Mill's Utilitarianism

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Utilitarianism, by John Stuart Mill, is an essay written to provide support for the value of utilitarianism as a moral theory, and to respond to misconceptions about it. Mill defines utilitarianism as a theory based on the principle that "actions are right in proportion as they tend to promote happiness, wrong as they tend to produce the reverse of happiness."1 This is referred to as the “Principle of Utility”. In utilitarianism, you look solely on the consequences of an action when deciding the moral worth of that specific action. You look at all of the possible consequences (intended and unintended) before you decide on what action to go with. This is where some criticism of utilitarianism comes in. Many argue that it is impossible to foresee…show more content…
Little did he know, that same boy would eventually grow up to become a serious criminal. I’m not saying weather the young man’s actions were moral or immoral, but does the fact that the boy grows up to be a criminal make saving his life an immoral action because eventually he brings displeasure to many people? The other principle that utilitarianism is mainly based off of the “Greatest Happiness Principle”2. Mill’s definition of happiness is pleasure and the absence of pain. His argument is that pleasure can differ, not only in quality but in quantity, and that the types of pleasures based in an individuals higher faculties should have significant more influence than basic pleasures. Mill also argues that people's achievement of goals and ends, such as virtuous living, should be counted as part of their happiness. Mill argues that happiness is the complete and basic fundamental of morality, and that people don't desire anything but happiness. He defends this conclusion by showing that all the other objects of people's desires are either methods to provide happiness, or they are included in the definition of happiness. The "Greatest Happiness Principle" that Mill expresses seems to be more reality…show more content…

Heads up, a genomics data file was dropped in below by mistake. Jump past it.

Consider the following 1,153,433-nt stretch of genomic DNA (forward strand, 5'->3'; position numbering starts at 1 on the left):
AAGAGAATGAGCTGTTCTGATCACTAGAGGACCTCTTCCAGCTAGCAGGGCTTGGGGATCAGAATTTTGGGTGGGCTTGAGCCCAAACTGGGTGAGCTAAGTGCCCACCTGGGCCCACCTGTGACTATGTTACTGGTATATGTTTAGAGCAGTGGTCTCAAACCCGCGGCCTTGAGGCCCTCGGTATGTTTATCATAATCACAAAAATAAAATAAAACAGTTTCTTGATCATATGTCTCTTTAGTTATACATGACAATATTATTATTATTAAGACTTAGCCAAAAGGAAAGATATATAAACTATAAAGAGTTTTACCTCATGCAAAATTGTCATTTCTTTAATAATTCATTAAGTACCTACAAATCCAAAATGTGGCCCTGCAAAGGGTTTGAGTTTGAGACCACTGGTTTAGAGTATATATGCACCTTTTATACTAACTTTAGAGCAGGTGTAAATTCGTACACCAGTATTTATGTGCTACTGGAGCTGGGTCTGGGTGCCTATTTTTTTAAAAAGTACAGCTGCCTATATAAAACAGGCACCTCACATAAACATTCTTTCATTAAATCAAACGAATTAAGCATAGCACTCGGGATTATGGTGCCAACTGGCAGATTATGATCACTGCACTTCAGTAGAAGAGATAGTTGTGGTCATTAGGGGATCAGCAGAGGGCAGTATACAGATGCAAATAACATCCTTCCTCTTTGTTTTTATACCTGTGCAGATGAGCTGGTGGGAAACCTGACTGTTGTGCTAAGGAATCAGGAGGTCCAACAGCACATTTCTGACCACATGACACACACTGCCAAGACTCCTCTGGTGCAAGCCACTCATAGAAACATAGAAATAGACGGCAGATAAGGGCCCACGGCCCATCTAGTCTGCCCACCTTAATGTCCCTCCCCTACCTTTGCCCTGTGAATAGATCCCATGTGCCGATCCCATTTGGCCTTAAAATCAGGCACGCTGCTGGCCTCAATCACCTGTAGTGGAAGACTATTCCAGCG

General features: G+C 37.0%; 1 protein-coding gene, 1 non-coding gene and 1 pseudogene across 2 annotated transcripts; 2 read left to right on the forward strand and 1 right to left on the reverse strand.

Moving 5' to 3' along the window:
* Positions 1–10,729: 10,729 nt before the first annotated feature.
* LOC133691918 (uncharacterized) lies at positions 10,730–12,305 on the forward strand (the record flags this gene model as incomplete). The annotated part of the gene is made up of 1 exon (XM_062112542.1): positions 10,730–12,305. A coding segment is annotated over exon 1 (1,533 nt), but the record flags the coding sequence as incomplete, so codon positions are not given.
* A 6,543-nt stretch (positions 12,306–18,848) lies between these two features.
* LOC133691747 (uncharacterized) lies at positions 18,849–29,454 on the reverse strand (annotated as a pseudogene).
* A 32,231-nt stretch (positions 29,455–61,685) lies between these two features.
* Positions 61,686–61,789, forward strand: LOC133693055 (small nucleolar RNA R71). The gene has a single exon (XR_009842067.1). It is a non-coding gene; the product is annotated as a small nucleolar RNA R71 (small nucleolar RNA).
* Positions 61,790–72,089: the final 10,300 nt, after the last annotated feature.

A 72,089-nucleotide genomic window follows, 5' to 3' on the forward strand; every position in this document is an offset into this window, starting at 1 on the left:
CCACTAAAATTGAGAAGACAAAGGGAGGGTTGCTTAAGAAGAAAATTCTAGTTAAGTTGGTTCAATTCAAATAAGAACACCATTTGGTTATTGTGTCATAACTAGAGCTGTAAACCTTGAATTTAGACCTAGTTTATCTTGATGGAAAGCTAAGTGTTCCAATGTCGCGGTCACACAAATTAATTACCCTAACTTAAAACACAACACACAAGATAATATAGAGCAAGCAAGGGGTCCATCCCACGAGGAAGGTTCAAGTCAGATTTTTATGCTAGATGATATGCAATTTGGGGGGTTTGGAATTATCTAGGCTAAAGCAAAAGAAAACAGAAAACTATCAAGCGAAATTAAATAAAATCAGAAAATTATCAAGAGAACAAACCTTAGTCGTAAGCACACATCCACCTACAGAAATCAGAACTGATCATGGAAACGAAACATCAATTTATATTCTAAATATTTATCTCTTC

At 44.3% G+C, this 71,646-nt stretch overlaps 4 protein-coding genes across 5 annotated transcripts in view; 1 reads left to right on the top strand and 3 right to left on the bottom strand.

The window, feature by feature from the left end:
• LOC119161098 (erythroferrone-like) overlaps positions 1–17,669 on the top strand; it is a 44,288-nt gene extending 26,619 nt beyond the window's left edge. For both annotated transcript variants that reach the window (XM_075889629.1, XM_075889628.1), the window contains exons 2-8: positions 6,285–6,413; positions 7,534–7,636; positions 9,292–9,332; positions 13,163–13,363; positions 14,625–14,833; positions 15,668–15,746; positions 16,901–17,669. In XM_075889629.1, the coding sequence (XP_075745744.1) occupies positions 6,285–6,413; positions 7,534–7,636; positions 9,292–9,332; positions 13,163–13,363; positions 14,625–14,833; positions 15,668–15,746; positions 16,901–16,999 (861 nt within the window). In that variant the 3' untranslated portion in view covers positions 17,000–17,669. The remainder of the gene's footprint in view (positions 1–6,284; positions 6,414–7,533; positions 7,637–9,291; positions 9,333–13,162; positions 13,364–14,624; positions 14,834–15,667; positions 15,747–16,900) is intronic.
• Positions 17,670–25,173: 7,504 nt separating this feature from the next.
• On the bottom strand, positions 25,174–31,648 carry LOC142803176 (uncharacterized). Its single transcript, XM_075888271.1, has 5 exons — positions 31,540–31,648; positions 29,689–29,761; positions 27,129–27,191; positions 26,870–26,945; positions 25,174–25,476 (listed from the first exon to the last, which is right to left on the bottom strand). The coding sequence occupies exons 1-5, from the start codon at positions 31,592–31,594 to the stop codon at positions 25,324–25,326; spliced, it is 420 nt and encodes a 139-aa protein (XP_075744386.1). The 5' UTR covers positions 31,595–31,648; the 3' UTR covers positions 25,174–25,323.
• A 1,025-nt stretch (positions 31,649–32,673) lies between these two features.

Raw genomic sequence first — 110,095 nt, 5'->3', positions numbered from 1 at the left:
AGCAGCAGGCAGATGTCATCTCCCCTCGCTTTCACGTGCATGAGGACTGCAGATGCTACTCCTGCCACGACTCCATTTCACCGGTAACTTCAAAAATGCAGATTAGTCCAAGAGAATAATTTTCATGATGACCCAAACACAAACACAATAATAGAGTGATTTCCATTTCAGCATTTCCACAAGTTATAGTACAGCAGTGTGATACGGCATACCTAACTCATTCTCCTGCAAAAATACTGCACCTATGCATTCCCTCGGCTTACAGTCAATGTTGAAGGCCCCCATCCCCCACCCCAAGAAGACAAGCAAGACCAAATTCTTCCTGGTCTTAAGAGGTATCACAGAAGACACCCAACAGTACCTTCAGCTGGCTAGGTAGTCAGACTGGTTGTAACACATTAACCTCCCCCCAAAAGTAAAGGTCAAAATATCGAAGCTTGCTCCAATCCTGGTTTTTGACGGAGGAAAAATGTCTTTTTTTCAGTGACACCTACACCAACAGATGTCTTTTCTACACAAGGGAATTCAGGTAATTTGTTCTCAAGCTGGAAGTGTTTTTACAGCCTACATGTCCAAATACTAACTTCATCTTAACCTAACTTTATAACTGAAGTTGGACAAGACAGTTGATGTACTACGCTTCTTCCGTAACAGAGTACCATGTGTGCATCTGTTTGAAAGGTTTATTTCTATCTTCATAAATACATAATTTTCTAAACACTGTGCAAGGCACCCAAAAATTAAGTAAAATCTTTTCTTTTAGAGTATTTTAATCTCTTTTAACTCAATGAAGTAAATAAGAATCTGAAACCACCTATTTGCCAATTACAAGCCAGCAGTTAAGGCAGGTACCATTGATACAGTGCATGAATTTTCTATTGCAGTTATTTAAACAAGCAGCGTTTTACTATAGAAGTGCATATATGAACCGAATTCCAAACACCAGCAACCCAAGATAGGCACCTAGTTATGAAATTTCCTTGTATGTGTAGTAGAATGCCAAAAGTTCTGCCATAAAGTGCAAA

A pleasure that is considered high quality would mean that you choose this pleasure regardless of if is also accompanied by displeasure. You would also not trade this pleasure for a higher quantity of a lower pleasure. This plays to the fact that according to Mill, a pleasure of higher quality will always outweigh a pleasure of lower quality even if the lower quality comes in a greater quantity3. One problem with utilitarianism we discussed in class is the Equality Problem. This problem is basically that when you focus on total happiness, it does not give us the result we want in regards to the distribution of happiness. If you help a homeless person and a millionaire in the same way, it is going to mean more to the homeless person. Therefore, even when you are distributing the same amount of happiness (in your mind), it means more to someone who is less fortunate than someone who is more well off. So you are not getting the same result from each person even though you believe you are distributing the same amount of happiness and “should” receive the same

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